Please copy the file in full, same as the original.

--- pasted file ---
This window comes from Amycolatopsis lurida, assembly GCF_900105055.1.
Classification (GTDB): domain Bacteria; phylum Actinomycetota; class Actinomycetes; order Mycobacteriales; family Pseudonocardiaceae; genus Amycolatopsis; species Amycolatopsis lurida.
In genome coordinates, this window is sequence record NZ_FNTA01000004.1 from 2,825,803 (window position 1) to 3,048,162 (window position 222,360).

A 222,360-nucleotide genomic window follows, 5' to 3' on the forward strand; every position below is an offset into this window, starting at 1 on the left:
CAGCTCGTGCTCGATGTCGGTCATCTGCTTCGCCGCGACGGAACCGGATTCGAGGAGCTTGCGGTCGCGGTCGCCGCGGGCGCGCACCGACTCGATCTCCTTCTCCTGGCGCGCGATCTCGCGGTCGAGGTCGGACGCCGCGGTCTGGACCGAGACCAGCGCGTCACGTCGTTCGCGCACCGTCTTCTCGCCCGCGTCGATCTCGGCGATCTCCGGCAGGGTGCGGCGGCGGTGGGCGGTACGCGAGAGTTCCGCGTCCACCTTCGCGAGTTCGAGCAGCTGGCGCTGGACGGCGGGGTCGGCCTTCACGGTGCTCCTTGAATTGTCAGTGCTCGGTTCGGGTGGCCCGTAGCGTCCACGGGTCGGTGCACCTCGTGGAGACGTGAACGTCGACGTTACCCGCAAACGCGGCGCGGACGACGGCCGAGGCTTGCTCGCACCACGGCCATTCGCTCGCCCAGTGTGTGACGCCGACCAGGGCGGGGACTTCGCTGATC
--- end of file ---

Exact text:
This window comes from Amycolatopsis lurida, assembly GCF_900105055.1.
Classification (GTDB): domain Bacteria; phylum Actinomycetota; class Actinomycetes; order Mycobacteriales; family Pseudonocardiaceae; genus Amycolatopsis; species Amycolatopsis lurida.
In genome coordinates, this window is sequence record NZ_FNTA01000004.1 from 2,825,803 (window position 1) to 3,048,162 (window position 222,360).

A 222,360-nucleotide genomic window follows, 5' to 3' on the forward strand; every position below is an offset into this window, starting at 1 on the left:
CAGCTCGTGCTCGATGTCGGTCATCTGCTTCGCCGCGACGGAACCGGATTCGAGGAGCTTGCGGTCGCGGTCGCCGCGGGCGCGCACCGACTCGATCTCCTTCTCCTGGCGCGCGATCTCGCGGTCGAGGTCGGACGCCGCGGTCTGGACCGAGACCAGCGCGTCACGTCGTTCGCGCACCGTCTTCTCGCCCGCGTCGATCTCGGCGATCTCCGGCAGGGTGCGGCGGCGGTGGGCGGTACGCGAGAGTTCCGCGTCCACCTTCGCGAGTTCGAGCAGCTGGCGCTGGACGGCGGGGTCGGCCTTCACGGTGCTCCTTGAATTGTCAGTGCTCGGTTCGGGTGGCCCGTAGCGTCCACGGGTCGGTGCACCTCGTGGAGACGTGAACGTCGACGTTACCCGCAAACGCGGCGCGGACGACGGCCGAGGCTTGCTCGCACCACGGCCATTCGCTCGCCCAGTGTGTGACGCCGACCAGGGCGGGGACTTCGCTGATC